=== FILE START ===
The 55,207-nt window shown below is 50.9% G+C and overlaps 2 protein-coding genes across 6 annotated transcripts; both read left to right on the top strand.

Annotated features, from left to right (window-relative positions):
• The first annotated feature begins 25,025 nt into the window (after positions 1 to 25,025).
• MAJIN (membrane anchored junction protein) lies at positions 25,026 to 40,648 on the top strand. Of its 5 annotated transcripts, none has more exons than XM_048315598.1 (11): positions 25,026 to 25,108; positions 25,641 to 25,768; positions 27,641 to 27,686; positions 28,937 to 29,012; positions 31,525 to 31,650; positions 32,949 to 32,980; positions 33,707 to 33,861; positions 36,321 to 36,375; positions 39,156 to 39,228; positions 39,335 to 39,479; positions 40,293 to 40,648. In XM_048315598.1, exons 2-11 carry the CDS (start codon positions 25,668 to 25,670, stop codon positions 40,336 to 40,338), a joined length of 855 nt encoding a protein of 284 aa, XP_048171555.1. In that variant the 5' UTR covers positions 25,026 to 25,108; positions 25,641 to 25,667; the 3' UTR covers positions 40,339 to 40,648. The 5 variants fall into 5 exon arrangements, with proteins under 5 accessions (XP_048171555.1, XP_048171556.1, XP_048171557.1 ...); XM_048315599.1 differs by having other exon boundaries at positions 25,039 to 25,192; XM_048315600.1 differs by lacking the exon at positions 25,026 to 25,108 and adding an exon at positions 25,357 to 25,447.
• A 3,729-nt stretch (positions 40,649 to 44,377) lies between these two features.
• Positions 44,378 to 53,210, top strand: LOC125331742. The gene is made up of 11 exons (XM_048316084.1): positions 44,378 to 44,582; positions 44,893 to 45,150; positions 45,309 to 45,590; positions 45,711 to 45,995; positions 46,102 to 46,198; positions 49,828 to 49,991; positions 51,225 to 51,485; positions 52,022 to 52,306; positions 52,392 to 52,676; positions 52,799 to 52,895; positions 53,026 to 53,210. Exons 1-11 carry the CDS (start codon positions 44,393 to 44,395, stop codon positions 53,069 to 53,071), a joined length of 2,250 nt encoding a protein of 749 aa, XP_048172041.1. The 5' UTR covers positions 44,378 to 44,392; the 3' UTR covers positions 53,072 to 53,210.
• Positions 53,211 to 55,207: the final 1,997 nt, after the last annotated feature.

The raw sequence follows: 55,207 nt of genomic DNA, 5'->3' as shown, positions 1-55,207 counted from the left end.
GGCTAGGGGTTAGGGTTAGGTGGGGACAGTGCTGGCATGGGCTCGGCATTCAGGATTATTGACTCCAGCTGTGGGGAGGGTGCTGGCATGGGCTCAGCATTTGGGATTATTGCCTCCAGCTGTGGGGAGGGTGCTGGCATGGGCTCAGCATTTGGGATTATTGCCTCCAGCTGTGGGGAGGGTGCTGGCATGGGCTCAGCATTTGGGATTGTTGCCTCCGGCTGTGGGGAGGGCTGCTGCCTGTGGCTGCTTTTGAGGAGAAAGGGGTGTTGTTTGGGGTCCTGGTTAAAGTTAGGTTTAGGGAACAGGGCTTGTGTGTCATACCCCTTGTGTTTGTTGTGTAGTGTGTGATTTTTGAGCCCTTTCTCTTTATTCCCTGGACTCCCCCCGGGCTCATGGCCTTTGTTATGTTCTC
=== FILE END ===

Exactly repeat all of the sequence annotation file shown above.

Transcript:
The 55,207-nt window shown below is 50.9% G+C and overlaps 2 protein-coding genes across 6 annotated transcripts; both read left to right on the top strand.

Annotated features, from left to right (window-relative positions):
• The first annotated feature begins 25,025 nt into the window (after positions 1 to 25,025).
• MAJIN (membrane anchored junction protein) lies at positions 25,026 to 40,648 on the top strand. Of its 5 annotated transcripts, none has more exons than XM_048315598.1 (11): positions 25,026 to 25,108; positions 25,641 to 25,768; positions 27,641 to 27,686; positions 28,937 to 29,012; positions 31,525 to 31,650; positions 32,949 to 32,980; positions 33,707 to 33,861; positions 36,321 to 36,375; positions 39,156 to 39,228; positions 39,335 to 39,479; positions 40,293 to 40,648. In XM_048315598.1, exons 2-11 carry the CDS (start codon positions 25,668 to 25,670, stop codon positions 40,336 to 40,338), a joined length of 855 nt encoding a protein of 284 aa, XP_048171555.1. In that variant the 5' UTR covers positions 25,026 to 25,108; positions 25,641 to 25,667; the 3' UTR covers positions 40,339 to 40,648. The 5 variants fall into 5 exon arrangements, with proteins under 5 accessions (XP_048171555.1, XP_048171556.1, XP_048171557.1 ...); XM_048315599.1 differs by having other exon boundaries at positions 25,039 to 25,192; XM_048315600.1 differs by lacking the exon at positions 25,026 to 25,108 and adding an exon at positions 25,357 to 25,447.
• A 3,729-nt stretch (positions 40,649 to 44,377) lies between these two features.
• Positions 44,378 to 53,210, top strand: LOC125331742. The gene is made up of 11 exons (XM_048316084.1): positions 44,378 to 44,582; positions 44,893 to 45,150; positions 45,309 to 45,590; positions 45,711 to 45,995; positions 46,102 to 46,198; positions 49,828 to 49,991; positions 51,225 to 51,485; positions 52,022 to 52,306; positions 52,392 to 52,676; positions 52,799 to 52,895; positions 53,026 to 53,210. Exons 1-11 carry the CDS (start codon positions 44,393 to 44,395, stop codon positions 53,069 to 53,071), a joined length of 2,250 nt encoding a protein of 749 aa, XP_048172041.1. The 5' UTR covers positions 44,378 to 44,392; the 3' UTR covers positions 53,072 to 53,210.
• Positions 53,211 to 55,207: the final 1,997 nt, after the last annotated feature.

The raw sequence follows: 55,207 nt of genomic DNA, 5'->3' as shown, positions 1-55,207 counted from the left end.
GGCTAGGGGTTAGGGTTAGGTGGGGACAGTGCTGGCATGGGCTCGGCATTCAGGATTATTGACTCCAGCTGTGGGGAGGGTGCTGGCATGGGCTCAGCATTTGGGATTATTGCCTCCAGCTGTGGGGAGGGTGCTGGCATGGGCTCAGCATTTGGGATTATTGCCTCCAGCTGTGGGGAGGGTGCTGGCATGGGCTCAGCATTTGGGATTGTTGCCTCCGGCTGTGGGGAGGGCTGCTGCCTGTGGCTGCTTTTGAGGAGAAAGGGGTGTTGTTTGGGGTCCTGGTTAAAGTTAGGTTTAGGGAACAGGGCTTGTGTGTCATACCCCTTGTGTTTGTTGTGTAGTGTGTGATTTTTGAGCCCTTTCTCTTTATTCCCTGGACTCCCCCCGGGCTCATGGCCTTTGTTATGTTCTC